|Publication number||US6873821 B2|
|Application number||US 10/606,552|
|Publication date||Mar 29, 2005|
|Filing date||Jun 26, 2003|
|Priority date||Jun 26, 2003|
|Also published as||US20040265025|
|Publication number||10606552, 606552, US 6873821 B2, US 6873821B2, US-B2-6873821, US6873821 B2, US6873821B2|
|Inventors||Steven M. Russel, Alvin D. Kromm, Jr., James J. Spence|
|Original Assignee||Xerox Corporation|
|Export Citation||BiBTeX, EndNote, RefMan|
|Patent Citations (13), Referenced by (14), Classifications (9), Legal Events (5)|
|External Links: USPTO, USPTO Assignment, Espacenet|
Vacuum sheet transports can be desirable for certain paper paths of various xerographic printers and other sheet transporting applications, especially in high speed printers. For example, for providing the upstream and/or downstream sheet transports of the print media sheets to and from a thermal fuser in which xerographic toner images on the print media are fused onto the printed sheets. These sheet transports are typically known vacuum belt transports with spaced and/or apertured belts. However, it has been discovered that such sheet transports, especially when heated by thermal emissions from other components of the printer, such as the fuser, can impart visible defects in areas of the printed images in some cases. Disclosed herein is a discovery of that problem and a solution. In particular, a novel combined vacuum and uniform sheet contact rollers sheet transport system which handles the sheets being transported thereon with thermal uniformity.
It will be appreciated by those skilled in the art that vacuum belt sheet transport systems, and their typical fan blower systems providing vacuums to vacuum plenums underlying the transport belt(s), are well-known and need not be described in detail herein. Some examples of vacuum belt transport systems are disclosed in Xerox Corporation U.S. Pat. No. 4,294,540 issued Oct. 13, 1981; U.S. Pat. No. 4,618,138 issued Oct. 21, 1986; U.S. Pat. No. 4,825,255 issued Apr. 25, 1989; U.S. Pat. No. 4,831,419 issued May 16, 1989; and U.S. Pat. No. 4,921,240 issued May 1, 1990.
Likewise, numerous driven balls or rollers sheet transports are known in the art. Of particular interest here is Xerox Corp. U.S. Pat. No. 6,270,075 disclosing a pre-fuser vacuum and rollers sheet transport, but with small spaced rollers, intervening ribs, and unevenly applied air flows. Sheet transports without vacuum holddown typically require overlying normal force holddown means, such as weighted or spring loaded mating idler rollers, to hold down the typical flimsy and/or curled sheets of printer print media for non-slip frictional feeding.
It has been found that high quality color fusing is very sensitive to thermal non-uniformity in the sheet prior to fuser entry. In particular, it was discovered by the present inventors that traditional elastomeric belt vacuum sheet transports can produce visible gloss differential on the fused print with as little as 20° F. (11° C.) temperature delta at the paper contact surface with the transport. Areas on the transport of lower thermal transfer (belt holes, belt edge, spaces between belts or other non-contact areas) can result in visibly lower gloss output since the sheet receives little or no thermal energy there. Areas of high thermal transfer (sheet belt contact surfaces and contacting metal baffle or manifold surfaces between the belts) can result in visibly higher gloss output since the sheet receives more thermal energy there. The end result is that a pattern of the belts and holes of the sheet transport can be noticeable on the print as differential gloss.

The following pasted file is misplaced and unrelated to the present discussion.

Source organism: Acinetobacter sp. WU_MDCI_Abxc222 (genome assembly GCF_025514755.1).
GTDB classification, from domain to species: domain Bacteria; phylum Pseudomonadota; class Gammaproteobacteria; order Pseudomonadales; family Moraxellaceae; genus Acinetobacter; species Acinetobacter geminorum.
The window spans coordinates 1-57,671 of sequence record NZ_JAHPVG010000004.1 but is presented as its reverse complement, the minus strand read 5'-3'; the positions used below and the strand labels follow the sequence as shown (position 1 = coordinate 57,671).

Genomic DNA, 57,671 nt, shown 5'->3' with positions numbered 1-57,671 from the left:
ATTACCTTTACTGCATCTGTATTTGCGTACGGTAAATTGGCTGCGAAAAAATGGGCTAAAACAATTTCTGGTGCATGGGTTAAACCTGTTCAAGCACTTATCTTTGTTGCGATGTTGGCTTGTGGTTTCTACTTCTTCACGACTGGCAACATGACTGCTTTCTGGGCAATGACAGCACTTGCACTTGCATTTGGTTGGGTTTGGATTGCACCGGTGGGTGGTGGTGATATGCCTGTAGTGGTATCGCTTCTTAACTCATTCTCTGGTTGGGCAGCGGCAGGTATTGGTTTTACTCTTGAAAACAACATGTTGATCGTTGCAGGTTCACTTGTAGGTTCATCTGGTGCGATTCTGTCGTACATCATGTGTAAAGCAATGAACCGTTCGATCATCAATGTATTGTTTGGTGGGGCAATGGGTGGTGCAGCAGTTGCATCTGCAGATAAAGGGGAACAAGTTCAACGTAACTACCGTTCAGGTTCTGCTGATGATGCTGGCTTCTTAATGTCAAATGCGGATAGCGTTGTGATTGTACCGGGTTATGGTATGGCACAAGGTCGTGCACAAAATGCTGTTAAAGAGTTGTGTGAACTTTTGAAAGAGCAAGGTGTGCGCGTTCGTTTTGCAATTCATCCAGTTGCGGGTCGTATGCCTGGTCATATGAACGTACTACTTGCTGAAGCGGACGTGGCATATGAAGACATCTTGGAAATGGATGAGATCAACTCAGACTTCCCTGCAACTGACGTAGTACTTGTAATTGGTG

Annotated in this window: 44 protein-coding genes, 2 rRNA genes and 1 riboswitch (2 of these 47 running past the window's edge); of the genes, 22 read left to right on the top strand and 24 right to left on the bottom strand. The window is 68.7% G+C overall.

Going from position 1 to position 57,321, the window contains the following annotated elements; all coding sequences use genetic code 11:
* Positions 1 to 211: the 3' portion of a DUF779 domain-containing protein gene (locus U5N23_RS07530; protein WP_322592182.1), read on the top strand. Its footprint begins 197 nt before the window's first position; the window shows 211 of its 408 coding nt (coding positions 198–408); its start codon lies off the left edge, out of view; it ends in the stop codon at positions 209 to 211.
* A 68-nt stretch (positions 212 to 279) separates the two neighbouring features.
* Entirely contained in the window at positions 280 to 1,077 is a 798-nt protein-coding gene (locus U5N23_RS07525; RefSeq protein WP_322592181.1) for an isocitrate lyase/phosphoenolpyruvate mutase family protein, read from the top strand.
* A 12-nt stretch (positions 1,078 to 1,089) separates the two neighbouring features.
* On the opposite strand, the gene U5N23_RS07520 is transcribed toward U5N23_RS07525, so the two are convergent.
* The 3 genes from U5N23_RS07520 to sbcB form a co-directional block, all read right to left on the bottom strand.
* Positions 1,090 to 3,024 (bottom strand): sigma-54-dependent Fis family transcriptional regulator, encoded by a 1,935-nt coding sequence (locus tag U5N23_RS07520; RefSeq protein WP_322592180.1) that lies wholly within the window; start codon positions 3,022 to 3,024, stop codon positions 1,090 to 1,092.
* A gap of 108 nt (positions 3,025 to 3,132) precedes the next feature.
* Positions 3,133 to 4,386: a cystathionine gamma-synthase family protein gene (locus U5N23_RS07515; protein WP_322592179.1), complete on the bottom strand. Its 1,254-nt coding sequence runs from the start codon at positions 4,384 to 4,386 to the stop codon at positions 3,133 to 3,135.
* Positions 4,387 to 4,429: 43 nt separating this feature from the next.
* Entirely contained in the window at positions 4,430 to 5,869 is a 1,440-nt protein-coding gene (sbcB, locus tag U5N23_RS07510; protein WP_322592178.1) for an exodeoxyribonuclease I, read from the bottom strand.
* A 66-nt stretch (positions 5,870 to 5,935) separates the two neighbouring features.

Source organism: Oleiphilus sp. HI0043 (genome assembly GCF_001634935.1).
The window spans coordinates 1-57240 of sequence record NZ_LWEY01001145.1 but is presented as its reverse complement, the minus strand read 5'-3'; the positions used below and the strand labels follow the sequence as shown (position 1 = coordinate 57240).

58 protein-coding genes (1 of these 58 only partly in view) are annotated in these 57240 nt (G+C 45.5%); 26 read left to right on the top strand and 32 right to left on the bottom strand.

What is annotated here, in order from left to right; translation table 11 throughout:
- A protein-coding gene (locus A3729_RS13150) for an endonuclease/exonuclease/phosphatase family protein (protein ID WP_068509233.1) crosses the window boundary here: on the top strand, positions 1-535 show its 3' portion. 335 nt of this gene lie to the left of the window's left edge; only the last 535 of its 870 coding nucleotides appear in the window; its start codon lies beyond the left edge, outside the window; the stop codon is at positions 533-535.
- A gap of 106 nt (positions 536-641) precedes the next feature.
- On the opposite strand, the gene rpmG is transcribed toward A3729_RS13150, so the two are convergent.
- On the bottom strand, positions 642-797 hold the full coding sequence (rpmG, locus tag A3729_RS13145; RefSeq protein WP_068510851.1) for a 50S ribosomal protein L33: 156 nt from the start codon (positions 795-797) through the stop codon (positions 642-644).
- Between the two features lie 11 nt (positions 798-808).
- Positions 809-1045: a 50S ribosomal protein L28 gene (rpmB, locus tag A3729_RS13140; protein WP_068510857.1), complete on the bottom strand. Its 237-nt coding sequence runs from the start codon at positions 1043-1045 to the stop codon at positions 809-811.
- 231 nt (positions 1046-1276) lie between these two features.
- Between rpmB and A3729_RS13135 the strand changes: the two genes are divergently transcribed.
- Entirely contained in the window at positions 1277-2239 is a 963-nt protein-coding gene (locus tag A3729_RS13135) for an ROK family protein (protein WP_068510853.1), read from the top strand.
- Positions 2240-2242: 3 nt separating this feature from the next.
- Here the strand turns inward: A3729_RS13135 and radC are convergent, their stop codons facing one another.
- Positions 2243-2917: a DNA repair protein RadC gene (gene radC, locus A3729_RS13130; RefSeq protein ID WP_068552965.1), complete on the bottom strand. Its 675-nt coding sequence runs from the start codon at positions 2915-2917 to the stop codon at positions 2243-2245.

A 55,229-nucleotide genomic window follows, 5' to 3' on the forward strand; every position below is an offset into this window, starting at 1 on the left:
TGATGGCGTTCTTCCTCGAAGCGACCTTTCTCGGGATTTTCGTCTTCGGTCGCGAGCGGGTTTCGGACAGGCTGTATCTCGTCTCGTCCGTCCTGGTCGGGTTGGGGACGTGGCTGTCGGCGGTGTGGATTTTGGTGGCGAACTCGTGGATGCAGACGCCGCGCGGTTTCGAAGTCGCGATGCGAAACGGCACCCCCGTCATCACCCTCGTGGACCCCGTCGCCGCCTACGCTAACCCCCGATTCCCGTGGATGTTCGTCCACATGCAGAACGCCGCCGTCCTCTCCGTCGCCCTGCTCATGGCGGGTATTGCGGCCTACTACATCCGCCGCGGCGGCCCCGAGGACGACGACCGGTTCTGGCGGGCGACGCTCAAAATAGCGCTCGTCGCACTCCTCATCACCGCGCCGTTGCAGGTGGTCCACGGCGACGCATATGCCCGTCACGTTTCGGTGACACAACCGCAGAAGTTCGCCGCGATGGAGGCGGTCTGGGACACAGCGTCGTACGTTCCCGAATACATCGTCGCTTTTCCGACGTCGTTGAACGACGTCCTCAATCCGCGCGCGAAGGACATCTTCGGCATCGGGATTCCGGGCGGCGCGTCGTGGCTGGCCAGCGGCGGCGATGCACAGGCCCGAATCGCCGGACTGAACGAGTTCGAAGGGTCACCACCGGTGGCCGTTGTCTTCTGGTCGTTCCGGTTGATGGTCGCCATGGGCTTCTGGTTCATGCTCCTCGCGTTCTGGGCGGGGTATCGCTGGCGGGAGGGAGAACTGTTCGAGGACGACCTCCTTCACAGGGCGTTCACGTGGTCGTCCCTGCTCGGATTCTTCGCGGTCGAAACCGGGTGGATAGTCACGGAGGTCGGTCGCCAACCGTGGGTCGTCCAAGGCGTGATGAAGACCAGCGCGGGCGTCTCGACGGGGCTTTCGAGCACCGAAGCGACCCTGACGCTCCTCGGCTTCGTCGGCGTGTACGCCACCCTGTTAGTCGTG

To express this in other words, typical vacuum transports use belts with holes through which vacuum is applied. The belt surface reaches one temperature, while the metal baffle surface or surfaces between the belts reaches another temperature, and the belt holes don't have any temperature affect at all, since they never contact the sheet. When the unfused sheet passes over the transport, the areas in contact with the hottest surfaces pick up the most heat and the areas over the belt holes pick up no heat. This subtle difference has been discovered to be able to affect the gloss of the fused copy toner image enough to be noticed by customers as image artifact defects, especially in uniform or solid image areas. The artifact is a faint superimposed image appearance of the belt hole pattern in solid image areas.